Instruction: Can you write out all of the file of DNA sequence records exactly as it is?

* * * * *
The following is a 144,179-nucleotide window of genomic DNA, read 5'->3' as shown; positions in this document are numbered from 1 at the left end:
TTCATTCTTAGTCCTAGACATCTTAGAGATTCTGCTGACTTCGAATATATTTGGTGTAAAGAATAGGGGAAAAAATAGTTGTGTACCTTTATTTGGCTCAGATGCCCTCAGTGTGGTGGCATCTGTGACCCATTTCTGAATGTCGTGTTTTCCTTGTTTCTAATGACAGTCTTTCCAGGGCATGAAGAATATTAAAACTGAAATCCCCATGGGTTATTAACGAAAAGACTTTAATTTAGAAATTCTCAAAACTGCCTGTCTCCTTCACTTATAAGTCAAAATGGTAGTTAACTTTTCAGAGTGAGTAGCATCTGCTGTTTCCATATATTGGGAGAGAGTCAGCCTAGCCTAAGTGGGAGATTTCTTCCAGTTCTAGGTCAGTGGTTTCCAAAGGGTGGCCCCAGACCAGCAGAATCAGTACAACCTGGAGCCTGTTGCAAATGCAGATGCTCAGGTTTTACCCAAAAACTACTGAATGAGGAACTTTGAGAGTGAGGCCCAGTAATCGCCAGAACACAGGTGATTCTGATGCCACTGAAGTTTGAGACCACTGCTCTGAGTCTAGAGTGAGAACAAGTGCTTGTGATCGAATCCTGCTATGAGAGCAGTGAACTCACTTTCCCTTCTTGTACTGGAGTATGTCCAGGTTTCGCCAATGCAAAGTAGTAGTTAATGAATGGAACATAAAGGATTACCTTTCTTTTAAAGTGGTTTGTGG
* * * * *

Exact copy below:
The following is a 144,179-nucleotide window of genomic DNA, read 5'->3' as shown; positions in this document are numbered from 1 at the left end:
TTCATTCTTAGTCCTAGACATCTTAGAGATTCTGCTGACTTCGAATATATTTGGTGTAAAGAATAGGGGAAAAAATAGTTGTGTACCTTTATTTGGCTCAGATGCCCTCAGTGTGGTGGCATCTGTGACCCATTTCTGAATGTCGTGTTTTCCTTGTTTCTAATGACAGTCTTTCCAGGGCATGAAGAATATTAAAACTGAAATCCCCATGGGTTATTAACGAAAAGACTTTAATTTAGAAATTCTCAAAACTGCCTGTCTCCTTCACTTATAAGTCAAAATGGTAGTTAACTTTTCAGAGTGAGTAGCATCTGCTGTTTCCATATATTGGGAGAGAGTCAGCCTAGCCTAAGTGGGAGATTTCTTCCAGTTCTAGGTCAGTGGTTTCCAAAGGGTGGCCCCAGACCAGCAGAATCAGTACAACCTGGAGCCTGTTGCAAATGCAGATGCTCAGGTTTTACCCAAAAACTACTGAATGAGGAACTTTGAGAGTGAGGCCCAGTAATCGCCAGAACACAGGTGATTCTGATGCCACTGAAGTTTGAGACCACTGCTCTGAGTCTAGAGTGAGAACAAGTGCTTGTGATCGAATCCTGCTATGAGAGCAGTGAACTCACTTTCCCTTCTTGTACTGGAGTATGTCCAGGTTTCGCCAATGCAAAGTAGTAGTTAATGAATGGAACATAAAGGATTACCTTTCTTTTAAAGTGGTTTGTGG